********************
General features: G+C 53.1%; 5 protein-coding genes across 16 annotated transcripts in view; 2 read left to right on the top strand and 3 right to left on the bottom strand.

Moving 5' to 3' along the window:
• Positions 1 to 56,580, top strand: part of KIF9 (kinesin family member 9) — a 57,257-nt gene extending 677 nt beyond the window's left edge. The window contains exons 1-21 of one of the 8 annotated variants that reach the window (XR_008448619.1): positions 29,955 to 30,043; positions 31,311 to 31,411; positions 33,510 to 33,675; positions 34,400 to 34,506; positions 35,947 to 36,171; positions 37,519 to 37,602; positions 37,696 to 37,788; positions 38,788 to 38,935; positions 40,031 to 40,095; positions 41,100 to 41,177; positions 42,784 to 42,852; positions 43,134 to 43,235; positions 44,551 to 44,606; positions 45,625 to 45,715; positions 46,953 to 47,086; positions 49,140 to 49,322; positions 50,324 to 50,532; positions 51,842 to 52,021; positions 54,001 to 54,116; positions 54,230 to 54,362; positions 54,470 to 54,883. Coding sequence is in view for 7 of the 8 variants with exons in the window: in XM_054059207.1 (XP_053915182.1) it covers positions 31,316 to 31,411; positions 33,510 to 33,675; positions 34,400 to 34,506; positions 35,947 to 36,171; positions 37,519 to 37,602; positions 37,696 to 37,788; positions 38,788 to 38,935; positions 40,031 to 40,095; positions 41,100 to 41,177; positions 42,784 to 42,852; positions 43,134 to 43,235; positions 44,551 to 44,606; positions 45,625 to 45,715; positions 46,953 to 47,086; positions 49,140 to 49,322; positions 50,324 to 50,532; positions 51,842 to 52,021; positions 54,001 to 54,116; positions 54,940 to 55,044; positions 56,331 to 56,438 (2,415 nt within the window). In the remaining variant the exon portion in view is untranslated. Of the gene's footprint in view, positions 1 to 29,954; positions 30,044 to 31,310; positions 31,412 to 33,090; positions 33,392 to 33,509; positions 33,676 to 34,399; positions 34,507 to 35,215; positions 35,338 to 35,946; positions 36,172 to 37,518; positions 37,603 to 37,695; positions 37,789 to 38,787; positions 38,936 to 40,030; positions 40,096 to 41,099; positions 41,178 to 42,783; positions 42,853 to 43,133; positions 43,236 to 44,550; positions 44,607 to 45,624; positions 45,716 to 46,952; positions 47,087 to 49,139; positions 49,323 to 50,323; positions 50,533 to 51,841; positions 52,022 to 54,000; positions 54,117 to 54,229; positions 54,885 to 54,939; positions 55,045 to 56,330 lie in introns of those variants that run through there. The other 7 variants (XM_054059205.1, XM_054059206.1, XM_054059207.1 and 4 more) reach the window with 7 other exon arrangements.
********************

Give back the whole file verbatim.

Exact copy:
General features: G+C 53.1%; 5 protein-coding genes across 16 annotated transcripts in view; 2 read left to right on the top strand and 3 right to left on the bottom strand.

Moving 5' to 3' along the window:
• Positions 1 to 56,580, top strand: part of KIF9 (kinesin family member 9) — a 57,257-nt gene extending 677 nt beyond the window's left edge. The window contains exons 1-21 of one of the 8 annotated variants that reach the window (XR_008448619.1): positions 29,955 to 30,043; positions 31,311 to 31,411; positions 33,510 to 33,675; positions 34,400 to 34,506; positions 35,947 to 36,171; positions 37,519 to 37,602; positions 37,696 to 37,788; positions 38,788 to 38,935; positions 40,031 to 40,095; positions 41,100 to 41,177; positions 42,784 to 42,852; positions 43,134 to 43,235; positions 44,551 to 44,606; positions 45,625 to 45,715; positions 46,953 to 47,086; positions 49,140 to 49,322; positions 50,324 to 50,532; positions 51,842 to 52,021; positions 54,001 to 54,116; positions 54,230 to 54,362; positions 54,470 to 54,883. Coding sequence is in view for 7 of the 8 variants with exons in the window: in XM_054059207.1 (XP_053915182.1) it covers positions 31,316 to 31,411; positions 33,510 to 33,675; positions 34,400 to 34,506; positions 35,947 to 36,171; positions 37,519 to 37,602; positions 37,696 to 37,788; positions 38,788 to 38,935; positions 40,031 to 40,095; positions 41,100 to 41,177; positions 42,784 to 42,852; positions 43,134 to 43,235; positions 44,551 to 44,606; positions 45,625 to 45,715; positions 46,953 to 47,086; positions 49,140 to 49,322; positions 50,324 to 50,532; positions 51,842 to 52,021; positions 54,001 to 54,116; positions 54,940 to 55,044; positions 56,331 to 56,438 (2,415 nt within the window). In the remaining variant the exon portion in view is untranslated. Of the gene's footprint in view, positions 1 to 29,954; positions 30,044 to 31,310; positions 31,412 to 33,090; positions 33,392 to 33,509; positions 33,676 to 34,399; positions 34,507 to 35,215; positions 35,338 to 35,946; positions 36,172 to 37,518; positions 37,603 to 37,695; positions 37,789 to 38,787; positions 38,936 to 40,030; positions 40,096 to 41,099; positions 41,178 to 42,783; positions 42,853 to 43,133; positions 43,236 to 44,550; positions 44,607 to 45,624; positions 45,716 to 46,952; positions 47,087 to 49,139; positions 49,323 to 50,323; positions 50,533 to 51,841; positions 52,022 to 54,000; positions 54,117 to 54,229; positions 54,885 to 54,939; positions 55,045 to 56,330 lie in introns of those variants that run through there. The other 7 variants (XM_054059205.1, XM_054059206.1, XM_054059207.1 and 4 more) reach the window with 7 other exon arrangements.